Having enjoyed the retail opportunity and the quality of products on offer we retraced our steps south eastward. At Waitaruka another pa was pointed out and soon after Kaeo we turned west towards the Puketi Kauri forest, driving up into the hills on a gravel road. The rain stopped as we arrived at the boardwalk, lulling us into a false sense of security. The Manginangina walk took us through several groves of kauri trees, some of impressive girth of over 1.5 metres. Apparently each metre of diameter relates to 3 centuries of growth. Just before we finished the walk the heavens opened and we returned to the bus soaked, well Eric did as he had not put on his coat, while Joyce had been far more sensible.

A 50 minute run brought us back to our motel where we enjoyed the sandwiches we had carried, not expecting lunch to be provided.

 

Sunday 14th December 2014   Day 97 Treaty trove

In the programme, today was planned as a light day, in between organised trips. The weather overnight had been gales and heavy rain, which let up as we breakfasted. We then walked to the local Anglican church of St Paul’s which had its service of 9 lessons and carols today; it included a nativity performance and a female acapella choir. It was a very enjoyable service which made us think that Christmas is really on its way, as strange as that feels to us travelling in warmer climes, despite the homelike wet and windy weather.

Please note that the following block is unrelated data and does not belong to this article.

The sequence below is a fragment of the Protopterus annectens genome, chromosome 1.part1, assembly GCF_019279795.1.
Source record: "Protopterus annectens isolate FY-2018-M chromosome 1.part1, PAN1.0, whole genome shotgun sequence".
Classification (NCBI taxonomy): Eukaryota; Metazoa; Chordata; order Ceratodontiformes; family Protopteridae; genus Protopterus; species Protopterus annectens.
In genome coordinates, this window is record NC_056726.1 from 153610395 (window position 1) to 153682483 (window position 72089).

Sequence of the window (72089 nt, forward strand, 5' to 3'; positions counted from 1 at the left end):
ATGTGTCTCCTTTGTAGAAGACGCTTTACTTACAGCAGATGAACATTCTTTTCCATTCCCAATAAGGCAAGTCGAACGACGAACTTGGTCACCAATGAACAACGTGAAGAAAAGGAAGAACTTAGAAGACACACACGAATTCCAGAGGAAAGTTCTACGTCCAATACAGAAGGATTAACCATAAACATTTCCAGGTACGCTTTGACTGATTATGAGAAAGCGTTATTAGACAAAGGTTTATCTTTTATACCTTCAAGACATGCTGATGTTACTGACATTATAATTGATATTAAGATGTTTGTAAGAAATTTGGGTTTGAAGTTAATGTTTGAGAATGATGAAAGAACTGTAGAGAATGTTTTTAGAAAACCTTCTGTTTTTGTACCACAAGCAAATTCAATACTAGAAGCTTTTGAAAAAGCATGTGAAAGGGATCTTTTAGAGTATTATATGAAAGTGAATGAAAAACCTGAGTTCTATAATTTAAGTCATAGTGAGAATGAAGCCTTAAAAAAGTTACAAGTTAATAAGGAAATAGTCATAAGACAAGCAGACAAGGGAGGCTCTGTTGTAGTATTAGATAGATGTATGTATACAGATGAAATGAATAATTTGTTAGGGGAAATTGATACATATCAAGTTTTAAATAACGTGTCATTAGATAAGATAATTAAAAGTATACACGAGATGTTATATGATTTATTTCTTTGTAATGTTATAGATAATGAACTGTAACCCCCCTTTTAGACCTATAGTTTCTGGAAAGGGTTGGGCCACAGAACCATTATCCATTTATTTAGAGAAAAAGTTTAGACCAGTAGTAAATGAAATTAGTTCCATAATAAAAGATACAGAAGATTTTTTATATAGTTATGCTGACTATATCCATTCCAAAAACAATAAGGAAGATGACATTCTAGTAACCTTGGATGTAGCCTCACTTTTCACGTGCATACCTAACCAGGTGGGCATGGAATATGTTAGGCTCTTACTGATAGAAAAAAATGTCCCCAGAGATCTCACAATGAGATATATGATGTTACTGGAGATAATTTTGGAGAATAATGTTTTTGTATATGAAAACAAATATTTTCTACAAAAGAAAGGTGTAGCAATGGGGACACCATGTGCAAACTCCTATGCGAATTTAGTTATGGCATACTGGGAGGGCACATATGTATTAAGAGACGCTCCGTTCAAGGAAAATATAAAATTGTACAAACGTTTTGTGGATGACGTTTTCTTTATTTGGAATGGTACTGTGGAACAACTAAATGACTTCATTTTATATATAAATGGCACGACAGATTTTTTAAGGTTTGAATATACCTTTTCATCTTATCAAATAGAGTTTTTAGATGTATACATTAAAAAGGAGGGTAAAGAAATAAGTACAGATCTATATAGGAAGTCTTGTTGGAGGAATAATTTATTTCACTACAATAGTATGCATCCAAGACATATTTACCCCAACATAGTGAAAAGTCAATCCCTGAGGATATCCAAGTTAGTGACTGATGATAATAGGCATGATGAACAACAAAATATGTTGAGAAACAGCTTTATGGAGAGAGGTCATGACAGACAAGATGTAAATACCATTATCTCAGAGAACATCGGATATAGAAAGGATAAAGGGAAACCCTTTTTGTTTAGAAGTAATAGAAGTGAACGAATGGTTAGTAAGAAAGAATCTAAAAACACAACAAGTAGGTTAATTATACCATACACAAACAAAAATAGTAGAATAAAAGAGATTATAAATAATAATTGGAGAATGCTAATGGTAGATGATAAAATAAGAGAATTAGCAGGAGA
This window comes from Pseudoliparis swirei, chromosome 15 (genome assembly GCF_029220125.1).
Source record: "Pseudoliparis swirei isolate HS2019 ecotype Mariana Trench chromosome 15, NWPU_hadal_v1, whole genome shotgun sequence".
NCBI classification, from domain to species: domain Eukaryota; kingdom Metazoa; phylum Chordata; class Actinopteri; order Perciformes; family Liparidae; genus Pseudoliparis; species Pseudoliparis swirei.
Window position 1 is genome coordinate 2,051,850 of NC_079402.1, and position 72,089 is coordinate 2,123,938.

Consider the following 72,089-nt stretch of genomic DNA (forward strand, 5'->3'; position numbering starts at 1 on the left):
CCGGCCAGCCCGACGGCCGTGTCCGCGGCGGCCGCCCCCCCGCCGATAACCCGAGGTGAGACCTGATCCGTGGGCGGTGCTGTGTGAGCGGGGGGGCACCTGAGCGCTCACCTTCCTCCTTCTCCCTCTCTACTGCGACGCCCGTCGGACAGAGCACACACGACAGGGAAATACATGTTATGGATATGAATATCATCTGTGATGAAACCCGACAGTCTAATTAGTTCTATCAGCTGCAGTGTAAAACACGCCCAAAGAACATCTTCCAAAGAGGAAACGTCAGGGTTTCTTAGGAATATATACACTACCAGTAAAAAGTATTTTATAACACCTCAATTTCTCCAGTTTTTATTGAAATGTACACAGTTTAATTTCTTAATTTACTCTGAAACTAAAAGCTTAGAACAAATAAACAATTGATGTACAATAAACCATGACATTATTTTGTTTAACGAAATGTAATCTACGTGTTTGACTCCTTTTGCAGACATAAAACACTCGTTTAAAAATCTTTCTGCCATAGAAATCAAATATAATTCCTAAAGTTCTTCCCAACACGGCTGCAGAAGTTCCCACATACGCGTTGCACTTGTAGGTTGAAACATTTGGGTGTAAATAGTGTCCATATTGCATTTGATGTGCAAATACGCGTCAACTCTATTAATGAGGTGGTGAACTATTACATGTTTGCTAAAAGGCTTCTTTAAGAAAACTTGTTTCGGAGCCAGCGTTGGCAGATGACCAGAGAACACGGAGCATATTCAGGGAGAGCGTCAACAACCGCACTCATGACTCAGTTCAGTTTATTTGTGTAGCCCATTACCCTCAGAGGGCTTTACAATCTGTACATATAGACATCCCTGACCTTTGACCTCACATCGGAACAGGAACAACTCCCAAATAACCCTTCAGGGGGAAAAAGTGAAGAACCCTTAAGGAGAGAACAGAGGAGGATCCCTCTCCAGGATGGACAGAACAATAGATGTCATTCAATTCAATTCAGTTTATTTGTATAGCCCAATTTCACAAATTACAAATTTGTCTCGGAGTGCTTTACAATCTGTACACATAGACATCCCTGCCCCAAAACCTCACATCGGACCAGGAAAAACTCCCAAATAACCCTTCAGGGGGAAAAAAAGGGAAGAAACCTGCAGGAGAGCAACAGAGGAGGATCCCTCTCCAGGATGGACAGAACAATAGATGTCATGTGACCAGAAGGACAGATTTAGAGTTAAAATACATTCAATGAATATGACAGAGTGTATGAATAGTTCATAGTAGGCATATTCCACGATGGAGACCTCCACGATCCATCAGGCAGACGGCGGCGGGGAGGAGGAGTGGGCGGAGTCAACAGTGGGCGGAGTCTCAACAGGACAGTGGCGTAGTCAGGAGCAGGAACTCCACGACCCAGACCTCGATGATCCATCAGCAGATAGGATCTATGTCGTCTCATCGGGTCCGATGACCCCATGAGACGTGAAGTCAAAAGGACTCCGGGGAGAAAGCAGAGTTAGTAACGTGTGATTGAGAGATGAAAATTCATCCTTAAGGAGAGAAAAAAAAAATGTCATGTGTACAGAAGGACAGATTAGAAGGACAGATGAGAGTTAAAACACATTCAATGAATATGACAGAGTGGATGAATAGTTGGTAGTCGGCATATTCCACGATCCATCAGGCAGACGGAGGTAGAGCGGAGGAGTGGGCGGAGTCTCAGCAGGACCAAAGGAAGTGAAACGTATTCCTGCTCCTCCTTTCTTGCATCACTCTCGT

After the service we had coffee in the apartment then drove the short distance to the Waitangi Treaty Grounds, the national monument to the establishment of New Zealand, on the spot where this historic treaty was signed. The visitors centre was very informative as to the background and significance of the treaty, with an excellent film presentation. The problems caused by differences in translation and cultural understanding between the English and Maori versions of the treaty were well explained, as was the history of conflict and reconciliation between the groups in creating modern New Zealand. The site is very well presented with a nature reserve, the war canoe built for the centenary celebration, a reconstruction of a Maori fishing settlement, the flagstaff on the treaty ground itself and the house occupied by the British Resident, James Busby, who was instrumental in encouragement of the establishment of the unified Maori nation and the treaty between the British and Maoris. The other major building is the carved meeting house, also constructed for the centenary, which showcases Maori art in terms of carving and weaving.

We spent over 3 hours in touring the site then returned over the narrow bridge across the Waitangi river to photograph the other memorial to the treaty constructed by the Maori nation in 1880. A very late lunch was followed by a foray for ice cream and a look round the shops before returning for clothes washing, blog writing, chicken dinner and skyping before bed.